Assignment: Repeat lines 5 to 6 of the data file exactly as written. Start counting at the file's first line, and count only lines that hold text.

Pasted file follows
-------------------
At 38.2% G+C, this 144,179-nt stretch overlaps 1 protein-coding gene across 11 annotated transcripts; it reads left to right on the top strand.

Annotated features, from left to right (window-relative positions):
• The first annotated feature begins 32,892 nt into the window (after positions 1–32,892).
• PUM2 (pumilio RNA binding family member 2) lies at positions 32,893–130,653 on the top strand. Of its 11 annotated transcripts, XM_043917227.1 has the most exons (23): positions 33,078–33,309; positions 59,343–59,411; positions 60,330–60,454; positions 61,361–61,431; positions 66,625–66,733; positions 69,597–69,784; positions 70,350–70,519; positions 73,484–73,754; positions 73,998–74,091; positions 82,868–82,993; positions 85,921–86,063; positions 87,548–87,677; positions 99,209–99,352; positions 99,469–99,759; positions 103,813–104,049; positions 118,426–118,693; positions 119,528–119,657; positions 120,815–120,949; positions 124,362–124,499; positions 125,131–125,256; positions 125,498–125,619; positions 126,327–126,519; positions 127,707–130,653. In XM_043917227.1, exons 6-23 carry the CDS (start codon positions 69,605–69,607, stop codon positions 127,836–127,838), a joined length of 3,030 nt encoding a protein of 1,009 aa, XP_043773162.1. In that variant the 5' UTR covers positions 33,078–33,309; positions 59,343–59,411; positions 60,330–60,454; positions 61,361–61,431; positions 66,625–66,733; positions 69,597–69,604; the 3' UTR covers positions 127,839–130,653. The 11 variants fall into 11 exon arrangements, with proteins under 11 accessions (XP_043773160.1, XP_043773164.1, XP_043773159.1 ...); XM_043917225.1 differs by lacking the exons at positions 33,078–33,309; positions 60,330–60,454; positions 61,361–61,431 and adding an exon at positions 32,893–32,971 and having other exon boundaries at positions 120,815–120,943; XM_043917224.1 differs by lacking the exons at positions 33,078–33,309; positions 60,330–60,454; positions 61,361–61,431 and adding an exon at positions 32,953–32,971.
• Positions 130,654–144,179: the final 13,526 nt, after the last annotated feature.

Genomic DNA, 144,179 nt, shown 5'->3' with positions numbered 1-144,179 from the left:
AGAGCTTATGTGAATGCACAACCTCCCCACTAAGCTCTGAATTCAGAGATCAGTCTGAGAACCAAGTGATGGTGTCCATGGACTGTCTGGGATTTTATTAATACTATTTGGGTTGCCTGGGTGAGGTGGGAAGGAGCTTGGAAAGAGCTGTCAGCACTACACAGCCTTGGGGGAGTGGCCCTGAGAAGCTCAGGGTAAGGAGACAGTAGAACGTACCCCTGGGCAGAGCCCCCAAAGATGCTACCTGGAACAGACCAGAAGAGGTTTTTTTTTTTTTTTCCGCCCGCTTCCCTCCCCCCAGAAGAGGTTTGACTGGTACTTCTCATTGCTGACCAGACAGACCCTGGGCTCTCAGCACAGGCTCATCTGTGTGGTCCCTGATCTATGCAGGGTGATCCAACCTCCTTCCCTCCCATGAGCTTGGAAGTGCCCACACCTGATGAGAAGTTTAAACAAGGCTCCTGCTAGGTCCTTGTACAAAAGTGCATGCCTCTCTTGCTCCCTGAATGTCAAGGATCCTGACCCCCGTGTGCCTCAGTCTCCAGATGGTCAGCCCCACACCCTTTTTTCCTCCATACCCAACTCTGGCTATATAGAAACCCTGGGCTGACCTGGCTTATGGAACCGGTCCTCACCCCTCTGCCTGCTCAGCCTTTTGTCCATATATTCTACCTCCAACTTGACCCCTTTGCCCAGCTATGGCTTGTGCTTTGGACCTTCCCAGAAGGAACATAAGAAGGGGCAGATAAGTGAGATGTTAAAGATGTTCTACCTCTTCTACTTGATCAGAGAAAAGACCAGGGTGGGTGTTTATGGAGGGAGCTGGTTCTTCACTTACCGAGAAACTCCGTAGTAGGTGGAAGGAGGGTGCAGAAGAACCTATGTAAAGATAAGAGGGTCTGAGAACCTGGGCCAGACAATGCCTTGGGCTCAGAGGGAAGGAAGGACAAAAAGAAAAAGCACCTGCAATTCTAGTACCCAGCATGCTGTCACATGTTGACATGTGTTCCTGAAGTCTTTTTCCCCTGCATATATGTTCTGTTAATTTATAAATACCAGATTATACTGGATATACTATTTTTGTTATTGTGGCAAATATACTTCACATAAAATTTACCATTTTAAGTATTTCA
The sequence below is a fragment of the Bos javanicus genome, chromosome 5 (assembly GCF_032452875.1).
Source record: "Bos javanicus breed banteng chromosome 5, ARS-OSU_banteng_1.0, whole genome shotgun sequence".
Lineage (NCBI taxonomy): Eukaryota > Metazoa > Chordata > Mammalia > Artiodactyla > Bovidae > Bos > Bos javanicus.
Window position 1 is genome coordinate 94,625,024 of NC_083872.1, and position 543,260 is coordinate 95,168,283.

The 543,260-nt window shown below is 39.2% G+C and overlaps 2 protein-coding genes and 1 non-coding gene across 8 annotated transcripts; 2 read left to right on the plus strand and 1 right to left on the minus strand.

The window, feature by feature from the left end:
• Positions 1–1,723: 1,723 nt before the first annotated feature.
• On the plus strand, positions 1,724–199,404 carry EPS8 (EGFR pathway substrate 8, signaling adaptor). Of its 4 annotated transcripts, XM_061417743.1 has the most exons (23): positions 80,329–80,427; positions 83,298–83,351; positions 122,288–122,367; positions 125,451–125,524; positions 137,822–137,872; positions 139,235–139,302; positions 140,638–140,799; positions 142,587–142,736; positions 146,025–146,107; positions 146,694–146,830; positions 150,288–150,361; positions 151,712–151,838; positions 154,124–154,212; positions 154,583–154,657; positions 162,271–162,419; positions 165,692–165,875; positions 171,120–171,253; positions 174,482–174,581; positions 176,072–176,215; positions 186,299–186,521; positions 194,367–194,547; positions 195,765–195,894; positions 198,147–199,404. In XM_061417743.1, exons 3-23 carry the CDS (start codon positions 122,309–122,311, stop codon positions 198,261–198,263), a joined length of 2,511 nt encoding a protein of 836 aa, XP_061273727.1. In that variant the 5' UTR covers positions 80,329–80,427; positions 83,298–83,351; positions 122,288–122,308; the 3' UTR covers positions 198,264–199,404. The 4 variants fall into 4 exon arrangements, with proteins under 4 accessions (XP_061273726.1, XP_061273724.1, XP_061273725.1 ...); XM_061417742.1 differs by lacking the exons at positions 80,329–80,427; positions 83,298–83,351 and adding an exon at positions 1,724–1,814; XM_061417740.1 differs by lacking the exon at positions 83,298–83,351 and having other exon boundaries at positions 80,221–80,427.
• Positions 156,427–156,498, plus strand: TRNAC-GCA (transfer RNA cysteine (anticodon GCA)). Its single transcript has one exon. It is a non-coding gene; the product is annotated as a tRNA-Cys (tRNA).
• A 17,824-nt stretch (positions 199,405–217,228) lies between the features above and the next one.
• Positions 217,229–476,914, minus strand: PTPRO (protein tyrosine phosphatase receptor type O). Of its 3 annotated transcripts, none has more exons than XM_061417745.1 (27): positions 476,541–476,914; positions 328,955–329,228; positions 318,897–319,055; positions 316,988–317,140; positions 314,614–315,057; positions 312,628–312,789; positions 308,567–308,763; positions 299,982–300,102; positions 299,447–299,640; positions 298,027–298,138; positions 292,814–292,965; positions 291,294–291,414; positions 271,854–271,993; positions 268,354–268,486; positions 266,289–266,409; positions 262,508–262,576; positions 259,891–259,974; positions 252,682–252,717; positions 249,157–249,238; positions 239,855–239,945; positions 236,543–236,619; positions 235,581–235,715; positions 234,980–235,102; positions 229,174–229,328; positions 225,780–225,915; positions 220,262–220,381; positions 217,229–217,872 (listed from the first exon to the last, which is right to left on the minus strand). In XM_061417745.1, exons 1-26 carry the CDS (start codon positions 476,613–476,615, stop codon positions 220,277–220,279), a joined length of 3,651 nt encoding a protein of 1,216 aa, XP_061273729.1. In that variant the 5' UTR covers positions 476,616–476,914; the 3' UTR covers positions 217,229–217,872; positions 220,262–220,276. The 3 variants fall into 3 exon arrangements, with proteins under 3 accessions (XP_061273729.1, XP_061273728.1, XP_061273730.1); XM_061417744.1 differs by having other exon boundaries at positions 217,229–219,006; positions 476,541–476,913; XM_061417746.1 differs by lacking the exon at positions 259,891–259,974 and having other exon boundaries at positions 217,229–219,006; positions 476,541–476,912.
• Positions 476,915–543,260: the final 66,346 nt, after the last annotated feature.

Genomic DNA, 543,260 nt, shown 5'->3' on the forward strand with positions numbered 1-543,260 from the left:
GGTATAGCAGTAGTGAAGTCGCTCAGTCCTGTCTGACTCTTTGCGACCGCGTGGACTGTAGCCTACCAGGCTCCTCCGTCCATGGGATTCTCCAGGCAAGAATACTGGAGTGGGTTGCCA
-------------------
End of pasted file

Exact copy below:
• Positions 130,654–144,179: the final 13,526 nt, after the last annotated feature.

Genomic DNA, 144,179 nt, shown 5'->3' with positions numbered 1-144,179 from the left: